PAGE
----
Gee Whiz! Connected Hotel Room Controls Vulnerable to Hacking

Connected hotel room features have proven susceptible to hacking.
Connected hotel room features have proven susceptible to hacking.

In-brief: security researcher Matthew Garrett of the firm COREOS found that software-based lighting controls in his London hotel room, which had replaced mechanical light switches, could be easily hacked, giving him the ability to control lighting in any room in the facility.

This week brought another warning shot about the dangers posed by the fast-spreading Internet of Things, as software applications replace even the simplest, mechanical devices in our homes, offices and other environments.


Get the New 2017 SANS Research Report on 'Threat Hunting' -- Written by experts from the SANS Institute, the survey reveals a number of interesting data points about the challenges and benefits of threat hunting.


Specifically: security researcher Matthew Garrett of the firm COREOS found that software-based lighting controls in his London hotel room, which had replaced mechanical light switches, could be easily hacked, giving him the ability to control lighting in any room in the facility.

Garrett investigated tablet based controls for lighting, television and curtains in his London hotel room and found it easy to hack them. (Image courtesy of Matthew Garrett.)
Garrett investigated tablet based controls for lighting, television and curtains in his London hotel room and found it easy to hack them. (Image courtesy of Matthew Garrett.)

Garrett wrote about the incident on his personal blog, describing an ugly-sounding “smart hotel” implementation in which Android tablets had been embedded in the wall and placed next to the bed, connected only by “convenient looking ethernet cables plugged into the wall.”

Garrett, a talented security researcher and developer who is also a member of the Free Software Foundation, decided to poke around. He set up his own laptop to capture traffic sent do and from the wall-mounted tablet and used the free tool Wireshark to analyze it.

The device used the Modbus protocol over TCP. Modbus is a common protocol that is common to legacy industrial control environments, including building automation. As Garrett notes, it is also a “trivial protocol, and notably has no authentication whatsoever.” Garrett noted that, using the pymodbus module, he could control the lights, television and curtains in his room from his laptop.

Finally, Garrett noted that the traffic he had captured was sent to the IP address 172.16.207.14 – and that his room number was 714. Coincidence? Sadly, no.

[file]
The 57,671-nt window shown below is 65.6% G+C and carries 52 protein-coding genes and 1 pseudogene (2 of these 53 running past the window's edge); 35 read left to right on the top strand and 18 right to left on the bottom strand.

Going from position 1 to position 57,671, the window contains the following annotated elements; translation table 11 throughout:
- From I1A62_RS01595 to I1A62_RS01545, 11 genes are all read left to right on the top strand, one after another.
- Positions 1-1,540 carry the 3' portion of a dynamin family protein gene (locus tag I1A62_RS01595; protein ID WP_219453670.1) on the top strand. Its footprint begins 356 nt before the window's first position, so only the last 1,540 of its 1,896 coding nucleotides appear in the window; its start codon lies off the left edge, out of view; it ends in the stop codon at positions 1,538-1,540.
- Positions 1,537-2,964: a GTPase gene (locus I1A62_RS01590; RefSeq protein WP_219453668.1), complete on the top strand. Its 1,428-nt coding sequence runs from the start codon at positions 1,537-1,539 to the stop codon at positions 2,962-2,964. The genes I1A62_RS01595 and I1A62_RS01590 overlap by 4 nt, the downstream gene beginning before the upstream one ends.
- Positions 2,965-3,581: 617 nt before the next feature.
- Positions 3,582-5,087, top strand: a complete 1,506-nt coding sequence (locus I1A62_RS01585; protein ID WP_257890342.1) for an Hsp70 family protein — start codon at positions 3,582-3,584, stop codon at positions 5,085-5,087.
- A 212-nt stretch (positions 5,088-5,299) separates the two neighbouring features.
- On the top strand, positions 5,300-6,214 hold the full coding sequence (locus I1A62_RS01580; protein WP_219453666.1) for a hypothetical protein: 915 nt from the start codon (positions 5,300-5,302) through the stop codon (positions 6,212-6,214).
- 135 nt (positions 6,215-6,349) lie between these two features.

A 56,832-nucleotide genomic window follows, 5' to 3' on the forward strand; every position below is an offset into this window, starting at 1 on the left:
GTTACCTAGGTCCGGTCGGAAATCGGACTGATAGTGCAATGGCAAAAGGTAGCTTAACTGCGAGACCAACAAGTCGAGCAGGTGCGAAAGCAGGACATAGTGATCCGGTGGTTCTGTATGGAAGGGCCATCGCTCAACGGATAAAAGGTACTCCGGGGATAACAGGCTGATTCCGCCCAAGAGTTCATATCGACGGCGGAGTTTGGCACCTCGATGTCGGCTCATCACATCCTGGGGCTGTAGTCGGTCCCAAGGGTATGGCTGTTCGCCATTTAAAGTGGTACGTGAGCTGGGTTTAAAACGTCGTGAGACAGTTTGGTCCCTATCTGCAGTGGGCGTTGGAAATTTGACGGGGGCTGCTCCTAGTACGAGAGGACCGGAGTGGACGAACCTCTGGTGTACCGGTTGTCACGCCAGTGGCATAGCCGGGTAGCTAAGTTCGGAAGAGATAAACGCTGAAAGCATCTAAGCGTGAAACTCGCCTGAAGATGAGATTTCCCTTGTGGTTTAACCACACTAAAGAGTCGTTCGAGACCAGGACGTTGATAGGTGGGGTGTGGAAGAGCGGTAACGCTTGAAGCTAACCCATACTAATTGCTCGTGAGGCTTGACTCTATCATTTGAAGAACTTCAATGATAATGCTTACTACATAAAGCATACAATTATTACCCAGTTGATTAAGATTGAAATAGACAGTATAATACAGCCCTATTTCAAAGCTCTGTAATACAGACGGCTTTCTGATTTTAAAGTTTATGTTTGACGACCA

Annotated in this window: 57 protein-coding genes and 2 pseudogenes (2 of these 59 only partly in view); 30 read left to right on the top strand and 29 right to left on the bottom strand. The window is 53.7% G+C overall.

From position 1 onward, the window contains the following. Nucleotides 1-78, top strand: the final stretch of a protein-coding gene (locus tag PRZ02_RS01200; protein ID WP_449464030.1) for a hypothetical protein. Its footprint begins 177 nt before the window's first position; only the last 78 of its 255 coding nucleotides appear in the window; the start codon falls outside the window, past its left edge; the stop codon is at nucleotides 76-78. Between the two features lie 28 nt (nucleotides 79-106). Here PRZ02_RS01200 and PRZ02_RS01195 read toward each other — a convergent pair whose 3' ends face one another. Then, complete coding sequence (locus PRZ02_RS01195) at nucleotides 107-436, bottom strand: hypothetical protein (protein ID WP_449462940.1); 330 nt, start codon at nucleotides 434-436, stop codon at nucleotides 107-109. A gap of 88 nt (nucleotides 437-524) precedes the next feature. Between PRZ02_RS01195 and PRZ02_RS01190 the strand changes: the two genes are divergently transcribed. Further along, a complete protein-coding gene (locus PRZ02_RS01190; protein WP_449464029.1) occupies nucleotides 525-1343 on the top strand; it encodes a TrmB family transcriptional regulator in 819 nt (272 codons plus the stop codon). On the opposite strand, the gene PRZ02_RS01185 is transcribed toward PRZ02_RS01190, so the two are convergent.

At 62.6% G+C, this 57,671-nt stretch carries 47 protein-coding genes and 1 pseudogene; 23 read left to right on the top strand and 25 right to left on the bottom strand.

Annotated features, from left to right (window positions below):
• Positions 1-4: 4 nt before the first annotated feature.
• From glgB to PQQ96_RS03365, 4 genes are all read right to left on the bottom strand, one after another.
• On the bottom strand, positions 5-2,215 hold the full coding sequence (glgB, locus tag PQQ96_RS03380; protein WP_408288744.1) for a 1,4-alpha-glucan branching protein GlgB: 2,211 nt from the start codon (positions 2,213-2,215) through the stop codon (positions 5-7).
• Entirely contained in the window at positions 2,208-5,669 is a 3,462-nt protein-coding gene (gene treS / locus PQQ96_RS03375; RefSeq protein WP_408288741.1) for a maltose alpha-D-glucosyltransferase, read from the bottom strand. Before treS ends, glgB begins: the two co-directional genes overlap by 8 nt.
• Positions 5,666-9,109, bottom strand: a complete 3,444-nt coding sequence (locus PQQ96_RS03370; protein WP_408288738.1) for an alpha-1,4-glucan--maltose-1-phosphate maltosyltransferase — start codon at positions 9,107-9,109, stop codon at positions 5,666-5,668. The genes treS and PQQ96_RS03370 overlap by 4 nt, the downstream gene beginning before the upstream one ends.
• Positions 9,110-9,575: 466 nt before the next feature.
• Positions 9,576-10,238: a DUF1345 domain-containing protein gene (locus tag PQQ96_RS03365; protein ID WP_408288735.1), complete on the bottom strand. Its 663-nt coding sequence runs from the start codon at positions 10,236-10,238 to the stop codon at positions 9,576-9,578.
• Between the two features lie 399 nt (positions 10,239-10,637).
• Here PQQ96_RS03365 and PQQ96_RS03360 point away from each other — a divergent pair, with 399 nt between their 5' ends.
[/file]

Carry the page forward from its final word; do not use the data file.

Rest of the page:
It’s basically as bad as it could be – once I’d figured out the gateway, I could access the control systems on every floor and query other rooms to figure out whether the lights were on or not, which strongly implies that I could control them as well.

Garrett isn’t the first security pro to fiddle with “connected room” features at high end hotel (where such features seem to concentrate). At the 2014 Black Hat Briefings and Def Con conferences, Jesus Molina (@verifythentrust) did so. His report can be found here (PDF).

Other security researchers, including Billy Rios, have dug behind panels in their hotel rooms to expose the (mostly) commodity hardware and software that is the guts of modern, connected hotels.

Besides hijinx, there is value to be had in compromising hotel rooms. Kaspersky Lab in 2014 exposed a malware campaign dubbed “Dark Hotel” that lurked at high end hotels and targeted guests with information stealing malware.

Marc Blackmer has written on these pages about the need to balance benefit and risk when considering IoT or “connected stuff” deployments. You can check out his opinion piece here.

2 Comments

  1. While security in the IoT age is of course a major concern, it’s all too easy for writers to cite poor IOT examples, scaremonger everyone into believing its not safe and not explain that many reputable suppliers have already spent years on building-in security such as encryption, authentication, sequencing and watchdog messages to prevent eavesdropping, man-in-the-middle attacks, replay attacks and nobody home attacks. Qualcomm’s CSRmesh is such a case in point that provides a fairly secure home/building automation platform that incorporates the above features and doesn’t cost the earth.

  2. Pingback: Research Raises More Alarms On Connected Home Products | The Security Ledger